Variety of ideas
Schafer seems to react strongly to Rowling's parallels of good and evil, prejudice and tolerance. As a young child growing up in the South, Schafer was surrounded by evidence of racial strife culminating in the civil rights movement of the 1960s.
In the college town of Auburn, Ala., Klansmen stood menacingly on street corners and signs separated amenities for blacks and whites.
At 34 and the only child of two academics, Schafer feels fortunate for her early and continued exposure to a variety of ideas, people and cultures. "My parents took me to historical places. We traveled everywhere, abroad and in the States. I guess those experiences are imprinted on my brain."
Having meticulously catalogued the time elements of the series so far, Schafer astutely points out that the story seems to be told from the point of view of an omniscient narrator, "as though he were telling the story around a campfire."
Schafer did all the leg work, so she's able to spin ideas and theories at the drop of the hat. "I think Book 7 will be the 'Apocalypse' of the series," she says. "I think there's going to be a big battle between good and evil. But I don't think Rowling will let Harry die. If Voldemort wins, then everyone will be very disappointed."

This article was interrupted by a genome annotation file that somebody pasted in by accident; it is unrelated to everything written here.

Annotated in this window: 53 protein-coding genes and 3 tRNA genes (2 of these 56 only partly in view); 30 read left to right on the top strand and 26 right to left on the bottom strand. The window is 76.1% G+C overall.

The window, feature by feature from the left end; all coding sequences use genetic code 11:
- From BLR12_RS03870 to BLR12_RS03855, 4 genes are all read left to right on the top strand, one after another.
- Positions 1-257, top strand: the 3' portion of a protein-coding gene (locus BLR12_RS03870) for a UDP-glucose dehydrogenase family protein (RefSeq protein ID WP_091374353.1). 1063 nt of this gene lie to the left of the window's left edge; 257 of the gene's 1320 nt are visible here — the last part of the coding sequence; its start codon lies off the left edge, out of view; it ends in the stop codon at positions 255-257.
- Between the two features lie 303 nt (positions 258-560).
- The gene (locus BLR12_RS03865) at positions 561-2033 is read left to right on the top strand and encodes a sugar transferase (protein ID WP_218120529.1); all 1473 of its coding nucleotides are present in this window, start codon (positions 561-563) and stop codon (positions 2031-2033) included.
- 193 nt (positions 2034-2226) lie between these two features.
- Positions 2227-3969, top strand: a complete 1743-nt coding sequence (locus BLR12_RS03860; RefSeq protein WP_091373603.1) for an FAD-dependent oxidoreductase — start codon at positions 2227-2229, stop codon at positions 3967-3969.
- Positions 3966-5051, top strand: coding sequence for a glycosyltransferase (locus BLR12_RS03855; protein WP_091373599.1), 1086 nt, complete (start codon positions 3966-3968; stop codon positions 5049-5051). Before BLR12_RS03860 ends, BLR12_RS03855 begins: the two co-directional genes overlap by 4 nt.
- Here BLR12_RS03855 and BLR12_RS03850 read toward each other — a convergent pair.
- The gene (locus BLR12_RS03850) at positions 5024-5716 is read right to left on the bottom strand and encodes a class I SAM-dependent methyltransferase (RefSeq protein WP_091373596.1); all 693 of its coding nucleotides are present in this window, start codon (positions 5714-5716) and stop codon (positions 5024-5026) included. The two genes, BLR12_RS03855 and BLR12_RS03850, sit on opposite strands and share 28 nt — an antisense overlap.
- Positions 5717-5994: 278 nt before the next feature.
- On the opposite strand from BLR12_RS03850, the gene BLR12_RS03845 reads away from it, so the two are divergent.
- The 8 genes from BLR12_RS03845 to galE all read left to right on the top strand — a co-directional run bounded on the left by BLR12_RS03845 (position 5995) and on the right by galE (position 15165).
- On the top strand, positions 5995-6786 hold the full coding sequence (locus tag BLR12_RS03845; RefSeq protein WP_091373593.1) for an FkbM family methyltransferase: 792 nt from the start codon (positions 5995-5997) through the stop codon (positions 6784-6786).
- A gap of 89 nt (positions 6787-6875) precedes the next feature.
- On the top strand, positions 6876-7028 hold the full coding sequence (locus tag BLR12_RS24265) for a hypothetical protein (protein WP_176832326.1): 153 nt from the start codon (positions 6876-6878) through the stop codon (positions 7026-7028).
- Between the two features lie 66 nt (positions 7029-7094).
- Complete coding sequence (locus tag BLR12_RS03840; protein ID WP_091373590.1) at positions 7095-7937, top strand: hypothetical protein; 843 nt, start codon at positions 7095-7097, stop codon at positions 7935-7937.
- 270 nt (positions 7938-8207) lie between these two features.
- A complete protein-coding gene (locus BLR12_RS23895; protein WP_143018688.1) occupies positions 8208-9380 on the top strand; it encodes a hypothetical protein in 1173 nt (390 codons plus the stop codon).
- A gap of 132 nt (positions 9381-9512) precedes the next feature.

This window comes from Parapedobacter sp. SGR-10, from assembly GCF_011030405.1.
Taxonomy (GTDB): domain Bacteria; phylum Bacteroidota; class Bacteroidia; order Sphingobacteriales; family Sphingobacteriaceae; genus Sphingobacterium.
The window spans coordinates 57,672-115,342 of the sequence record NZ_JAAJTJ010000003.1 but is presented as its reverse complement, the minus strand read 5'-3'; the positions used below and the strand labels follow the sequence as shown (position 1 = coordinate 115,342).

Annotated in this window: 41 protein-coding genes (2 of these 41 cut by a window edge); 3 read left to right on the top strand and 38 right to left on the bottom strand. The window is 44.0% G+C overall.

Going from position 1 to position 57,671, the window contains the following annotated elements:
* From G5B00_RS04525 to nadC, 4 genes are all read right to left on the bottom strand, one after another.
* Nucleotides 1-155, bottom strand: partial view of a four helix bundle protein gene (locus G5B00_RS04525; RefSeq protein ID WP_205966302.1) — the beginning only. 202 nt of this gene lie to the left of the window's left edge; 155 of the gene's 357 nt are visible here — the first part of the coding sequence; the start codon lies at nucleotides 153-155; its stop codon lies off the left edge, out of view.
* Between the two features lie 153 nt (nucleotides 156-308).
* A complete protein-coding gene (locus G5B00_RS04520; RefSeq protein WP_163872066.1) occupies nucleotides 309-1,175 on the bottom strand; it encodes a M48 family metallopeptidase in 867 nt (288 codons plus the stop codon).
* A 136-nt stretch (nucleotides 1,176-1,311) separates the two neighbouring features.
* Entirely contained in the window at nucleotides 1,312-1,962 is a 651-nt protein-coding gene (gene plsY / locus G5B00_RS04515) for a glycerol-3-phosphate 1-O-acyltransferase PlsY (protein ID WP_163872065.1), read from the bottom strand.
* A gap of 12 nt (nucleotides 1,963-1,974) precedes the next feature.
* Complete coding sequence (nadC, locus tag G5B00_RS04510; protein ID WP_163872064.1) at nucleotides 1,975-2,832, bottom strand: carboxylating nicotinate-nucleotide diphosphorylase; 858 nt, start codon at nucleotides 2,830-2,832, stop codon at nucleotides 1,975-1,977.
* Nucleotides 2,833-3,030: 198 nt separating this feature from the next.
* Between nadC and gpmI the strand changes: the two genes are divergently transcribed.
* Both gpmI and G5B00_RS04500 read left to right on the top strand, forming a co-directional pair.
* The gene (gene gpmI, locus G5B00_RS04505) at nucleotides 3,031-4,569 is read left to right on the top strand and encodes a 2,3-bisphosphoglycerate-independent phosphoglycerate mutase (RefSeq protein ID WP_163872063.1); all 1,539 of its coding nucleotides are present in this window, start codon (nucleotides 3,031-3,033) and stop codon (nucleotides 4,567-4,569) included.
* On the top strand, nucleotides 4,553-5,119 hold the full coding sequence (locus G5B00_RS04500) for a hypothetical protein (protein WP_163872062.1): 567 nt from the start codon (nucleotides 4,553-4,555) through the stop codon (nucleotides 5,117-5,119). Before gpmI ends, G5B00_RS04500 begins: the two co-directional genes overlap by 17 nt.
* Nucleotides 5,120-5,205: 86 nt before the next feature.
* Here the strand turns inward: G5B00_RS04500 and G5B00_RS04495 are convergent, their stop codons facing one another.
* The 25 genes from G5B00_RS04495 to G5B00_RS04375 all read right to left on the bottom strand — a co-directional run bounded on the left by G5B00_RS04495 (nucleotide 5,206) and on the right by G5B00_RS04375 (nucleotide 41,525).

Reminiscent of a conspiracy theorist (or an eager fan), she sees clues in everything, even the color of Albus Dumbledore's hair. "I wonder about revealing the fact that Dumbledore's hair is red. Does that mean he's related to the Weasleys? Is he in some way kin to them or to Harry even?" she wonders. "There are sure to be some twists. I'm sure they can surprise me."
Of her own book, Schafer says, "I want [it] to be fun, not a chore. I want them to see that they can pick it up and learn more about whatever they want to know about Harry and his world. They can organize projects to do in and out of school."
Her next project? It will lead her down the yellow brick road as she researches a new Beacham sourcebook on Oz.
Suggested activities from "Exploring Harry Potter":
Learn about the criminal justice system: Stage a mock trial and put Voldemort on the stand.
Go to an arboretum or botanical garden to see willows, oaks and other trees that figure prominently in the Potter books.
Tape pictures of words, people or things on a mirror to indicate what you would wish to see in the mirror of Erised.
Find conversations that Harry overheard and write down your original interpretation. Then compare them to the truth that is later revealed.